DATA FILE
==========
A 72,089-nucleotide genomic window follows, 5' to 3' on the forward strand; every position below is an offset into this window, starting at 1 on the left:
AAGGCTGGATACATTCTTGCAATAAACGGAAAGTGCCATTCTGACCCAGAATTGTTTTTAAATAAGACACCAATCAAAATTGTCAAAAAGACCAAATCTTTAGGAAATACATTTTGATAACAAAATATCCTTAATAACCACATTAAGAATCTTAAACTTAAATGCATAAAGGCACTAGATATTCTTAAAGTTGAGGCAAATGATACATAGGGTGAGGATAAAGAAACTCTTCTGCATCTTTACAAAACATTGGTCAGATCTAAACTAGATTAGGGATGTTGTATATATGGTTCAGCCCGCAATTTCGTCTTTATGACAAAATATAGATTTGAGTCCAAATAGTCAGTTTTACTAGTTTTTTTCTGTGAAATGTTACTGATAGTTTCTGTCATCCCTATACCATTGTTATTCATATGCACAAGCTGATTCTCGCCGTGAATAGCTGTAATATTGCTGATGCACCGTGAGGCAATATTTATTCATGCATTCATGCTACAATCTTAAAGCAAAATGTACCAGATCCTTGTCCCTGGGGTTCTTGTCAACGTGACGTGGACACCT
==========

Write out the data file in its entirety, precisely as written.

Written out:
A 72,089-nucleotide genomic window follows, 5' to 3' on the forward strand; every position below is an offset into this window, starting at 1 on the left:
AAGGCTGGATACATTCTTGCAATAAACGGAAAGTGCCATTCTGACCCAGAATTGTTTTTAAATAAGACACCAATCAAAATTGTCAAAAAGACCAAATCTTTAGGAAATACATTTTGATAACAAAATATCCTTAATAACCACATTAAGAATCTTAAACTTAAATGCATAAAGGCACTAGATATTCTTAAAGTTGAGGCAAATGATACATAGGGTGAGGATAAAGAAACTCTTCTGCATCTTTACAAAACATTGGTCAGATCTAAACTAGATTAGGGATGTTGTATATATGGTTCAGCCCGCAATTTCGTCTTTATGACAAAATATAGATTTGAGTCCAAATAGTCAGTTTTACTAGTTTTTTTCTGTGAAATGTTACTGATAGTTTCTGTCATCCCTATACCATTGTTATTCATATGCACAAGCTGATTCTCGCCGTGAATAGCTGTAATATTGCTGATGCACCGTGAGGCAATATTTATTCATGCATTCATGCTACAATCTTAAAGCAAAATGTACCAGATCCTTGTCCCTGGGGTTCTTGTCAACGTGACGTGGACACCT